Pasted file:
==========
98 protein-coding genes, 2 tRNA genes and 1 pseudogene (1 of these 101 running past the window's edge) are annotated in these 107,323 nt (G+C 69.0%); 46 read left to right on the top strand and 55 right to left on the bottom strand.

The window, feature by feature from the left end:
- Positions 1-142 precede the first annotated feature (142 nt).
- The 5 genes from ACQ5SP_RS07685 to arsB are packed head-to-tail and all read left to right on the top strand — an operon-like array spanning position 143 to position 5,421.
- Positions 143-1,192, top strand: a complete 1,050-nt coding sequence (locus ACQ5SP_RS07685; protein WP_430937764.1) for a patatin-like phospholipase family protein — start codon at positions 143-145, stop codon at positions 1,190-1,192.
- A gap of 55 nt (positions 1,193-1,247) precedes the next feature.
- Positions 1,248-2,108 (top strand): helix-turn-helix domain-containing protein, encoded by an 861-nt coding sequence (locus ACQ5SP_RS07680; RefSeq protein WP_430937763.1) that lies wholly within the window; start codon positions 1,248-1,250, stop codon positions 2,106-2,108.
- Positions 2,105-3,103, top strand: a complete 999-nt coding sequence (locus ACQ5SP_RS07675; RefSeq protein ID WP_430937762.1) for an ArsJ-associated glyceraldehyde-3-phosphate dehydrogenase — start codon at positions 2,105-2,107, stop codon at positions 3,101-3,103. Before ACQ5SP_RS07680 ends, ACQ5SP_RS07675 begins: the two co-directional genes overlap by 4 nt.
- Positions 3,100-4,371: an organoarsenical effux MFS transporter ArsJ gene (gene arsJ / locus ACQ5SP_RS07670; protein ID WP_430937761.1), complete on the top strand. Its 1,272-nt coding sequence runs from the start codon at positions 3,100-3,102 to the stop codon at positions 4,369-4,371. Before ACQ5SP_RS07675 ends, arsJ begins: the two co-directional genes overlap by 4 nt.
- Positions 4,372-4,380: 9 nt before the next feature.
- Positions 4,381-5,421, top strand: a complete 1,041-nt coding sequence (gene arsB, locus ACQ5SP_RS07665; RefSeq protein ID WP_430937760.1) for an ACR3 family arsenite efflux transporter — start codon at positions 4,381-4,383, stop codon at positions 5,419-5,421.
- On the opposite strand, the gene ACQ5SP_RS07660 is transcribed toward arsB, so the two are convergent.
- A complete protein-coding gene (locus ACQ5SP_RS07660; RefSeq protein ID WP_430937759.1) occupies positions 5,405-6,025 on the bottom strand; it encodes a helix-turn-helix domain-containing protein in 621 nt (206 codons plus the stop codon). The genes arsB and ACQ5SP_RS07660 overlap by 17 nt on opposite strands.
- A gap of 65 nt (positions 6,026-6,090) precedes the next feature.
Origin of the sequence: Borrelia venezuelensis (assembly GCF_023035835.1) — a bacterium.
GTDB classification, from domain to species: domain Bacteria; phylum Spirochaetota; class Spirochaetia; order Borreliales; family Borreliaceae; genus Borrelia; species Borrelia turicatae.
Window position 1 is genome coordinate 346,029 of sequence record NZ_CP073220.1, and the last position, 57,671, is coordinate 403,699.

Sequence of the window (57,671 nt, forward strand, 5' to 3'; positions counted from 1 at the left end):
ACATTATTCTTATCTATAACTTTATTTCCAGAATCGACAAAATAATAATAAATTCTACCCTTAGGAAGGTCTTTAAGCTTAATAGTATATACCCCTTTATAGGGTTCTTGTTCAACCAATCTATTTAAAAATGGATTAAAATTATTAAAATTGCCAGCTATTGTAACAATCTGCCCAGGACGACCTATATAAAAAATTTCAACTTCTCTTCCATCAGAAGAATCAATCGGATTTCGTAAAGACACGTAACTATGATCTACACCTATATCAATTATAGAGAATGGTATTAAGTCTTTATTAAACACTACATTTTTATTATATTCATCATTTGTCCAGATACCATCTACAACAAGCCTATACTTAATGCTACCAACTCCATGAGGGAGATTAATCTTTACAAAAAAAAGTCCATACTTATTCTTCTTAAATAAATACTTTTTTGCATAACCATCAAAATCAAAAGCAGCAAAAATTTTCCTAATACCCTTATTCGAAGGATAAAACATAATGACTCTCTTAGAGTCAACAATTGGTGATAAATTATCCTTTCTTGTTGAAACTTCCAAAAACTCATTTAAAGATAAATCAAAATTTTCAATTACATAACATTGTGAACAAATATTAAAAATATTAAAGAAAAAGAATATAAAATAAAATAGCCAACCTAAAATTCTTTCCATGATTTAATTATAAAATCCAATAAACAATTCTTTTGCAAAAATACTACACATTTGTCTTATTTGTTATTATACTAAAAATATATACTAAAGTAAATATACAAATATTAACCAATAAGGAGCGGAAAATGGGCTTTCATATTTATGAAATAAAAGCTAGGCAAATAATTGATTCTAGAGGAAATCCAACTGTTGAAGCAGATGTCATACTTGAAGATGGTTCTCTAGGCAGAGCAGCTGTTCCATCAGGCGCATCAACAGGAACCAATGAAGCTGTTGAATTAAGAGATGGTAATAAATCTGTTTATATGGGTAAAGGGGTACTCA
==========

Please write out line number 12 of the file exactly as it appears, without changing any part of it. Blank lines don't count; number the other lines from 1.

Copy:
- On the opposite strand, the gene ACQ5SP_RS07660 is transcribed toward arsB, so the two are convergent.